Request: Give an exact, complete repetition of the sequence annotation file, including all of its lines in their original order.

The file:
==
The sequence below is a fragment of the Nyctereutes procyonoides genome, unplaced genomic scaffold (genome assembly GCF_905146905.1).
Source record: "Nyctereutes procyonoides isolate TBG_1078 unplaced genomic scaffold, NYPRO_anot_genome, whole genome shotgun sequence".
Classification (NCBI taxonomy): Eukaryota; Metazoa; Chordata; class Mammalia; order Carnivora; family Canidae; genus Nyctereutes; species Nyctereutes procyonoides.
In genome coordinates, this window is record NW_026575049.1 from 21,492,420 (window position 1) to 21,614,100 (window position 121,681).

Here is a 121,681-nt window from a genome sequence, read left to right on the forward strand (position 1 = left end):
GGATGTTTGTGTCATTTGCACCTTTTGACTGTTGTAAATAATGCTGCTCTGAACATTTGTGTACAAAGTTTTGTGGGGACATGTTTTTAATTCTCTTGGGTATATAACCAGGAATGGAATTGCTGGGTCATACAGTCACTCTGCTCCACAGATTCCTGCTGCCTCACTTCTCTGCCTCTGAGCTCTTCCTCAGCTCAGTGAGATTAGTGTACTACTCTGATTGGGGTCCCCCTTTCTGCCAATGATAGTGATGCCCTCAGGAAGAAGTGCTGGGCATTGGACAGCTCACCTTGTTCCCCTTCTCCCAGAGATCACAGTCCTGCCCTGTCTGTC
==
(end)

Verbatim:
The sequence below is a fragment of the Nyctereutes procyonoides genome, unplaced genomic scaffold (genome assembly GCF_905146905.1).
Source record: "Nyctereutes procyonoides isolate TBG_1078 unplaced genomic scaffold, NYPRO_anot_genome, whole genome shotgun sequence".
Classification (NCBI taxonomy): Eukaryota; Metazoa; Chordata; class Mammalia; order Carnivora; family Canidae; genus Nyctereutes; species Nyctereutes procyonoides.
In genome coordinates, this window is record NW_026575049.1 from 21,492,420 (window position 1) to 21,614,100 (window position 121,681).

Here is a 121,681-nt window from a genome sequence, read left to right on the forward strand (position 1 = left end):
GGATGTTTGTGTCATTTGCACCTTTTGACTGTTGTAAATAATGCTGCTCTGAACATTTGTGTACAAAGTTTTGTGGGGACATGTTTTTAATTCTCTTGGGTATATAACCAGGAATGGAATTGCTGGGTCATACAGTCACTCTGCTCCACAGATTCCTGCTGCCTCACTTCTCTGCCTCTGAGCTCTTCCTCAGCTCAGTGAGATTAGTGTACTACTCTGATTGGGGTCCCCCTTTCTGCCAATGATAGTGATGCCCTCAGGAAGAAGTGCTGGGCATTGGACAGCTCACCTTGTTCCCCTTCTCCCAGAGATCACAGTCCTGCCCTGTCTGTC